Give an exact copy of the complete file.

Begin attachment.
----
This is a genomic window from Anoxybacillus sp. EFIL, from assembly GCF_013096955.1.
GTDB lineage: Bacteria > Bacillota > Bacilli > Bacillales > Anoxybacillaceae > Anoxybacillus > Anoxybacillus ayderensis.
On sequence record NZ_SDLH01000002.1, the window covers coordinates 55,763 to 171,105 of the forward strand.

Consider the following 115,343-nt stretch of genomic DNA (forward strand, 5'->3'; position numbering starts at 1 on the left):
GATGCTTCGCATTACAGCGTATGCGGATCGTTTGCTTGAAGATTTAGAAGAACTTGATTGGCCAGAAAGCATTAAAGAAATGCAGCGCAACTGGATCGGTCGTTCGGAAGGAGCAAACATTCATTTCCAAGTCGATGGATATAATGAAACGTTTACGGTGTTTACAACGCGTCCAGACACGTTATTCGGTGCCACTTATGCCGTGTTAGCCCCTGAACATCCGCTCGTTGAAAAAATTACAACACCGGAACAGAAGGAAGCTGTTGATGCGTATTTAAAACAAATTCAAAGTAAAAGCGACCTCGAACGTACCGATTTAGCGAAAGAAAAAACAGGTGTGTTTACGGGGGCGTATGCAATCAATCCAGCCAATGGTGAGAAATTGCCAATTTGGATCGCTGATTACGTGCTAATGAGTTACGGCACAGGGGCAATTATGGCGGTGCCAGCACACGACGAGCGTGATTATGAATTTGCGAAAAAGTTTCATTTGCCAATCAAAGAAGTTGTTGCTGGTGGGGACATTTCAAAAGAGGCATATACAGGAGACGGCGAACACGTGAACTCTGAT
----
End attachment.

This is a genomic window from Anoxybacillus sp. EFIL, from assembly GCF_013096955.1.
GTDB lineage: Bacteria > Bacillota > Bacilli > Bacillales > Anoxybacillaceae > Anoxybacillus > Anoxybacillus ayderensis.
On sequence record NZ_SDLH01000002.1, the window covers coordinates 55,763 to 171,105 of the forward strand.

Consider the following 115,343-nt stretch of genomic DNA (forward strand, 5'->3'; position numbering starts at 1 on the left):
GATGCTTCGCATTACAGCGTATGCGGATCGTTTGCTTGAAGATTTAGAAGAACTTGATTGGCCAGAAAGCATTAAAGAAATGCAGCGCAACTGGATCGGTCGTTCGGAAGGAGCAAACATTCATTTCCAAGTCGATGGATATAATGAAACGTTTACGGTGTTTACAACGCGTCCAGACACGTTATTCGGTGCCACTTATGCCGTGTTAGCCCCTGAACATCCGCTCGTTGAAAAAATTACAACACCGGAACAGAAGGAAGCTGTTGATGCGTATTTAAAACAAATTCAAAGTAAAAGCGACCTCGAACGTACCGATTTAGCGAAAGAAAAAACAGGTGTGTTTACGGGGGCGTATGCAATCAATCCAGCCAATGGTGAGAAATTGCCAATTTGGATCGCTGATTACGTGCTAATGAGTTACGGCACAGGGGCAATTATGGCGGTGCCAGCACACGACGAGCGTGATTATGAATTTGCGAAAAAGTTTCATTTGCCAATCAAAGAAGTTGTTGCTGGTGGGGACATTTCAAAAGAGGCATATACAGGAGACGGCGAACACGTGAACTCTGAT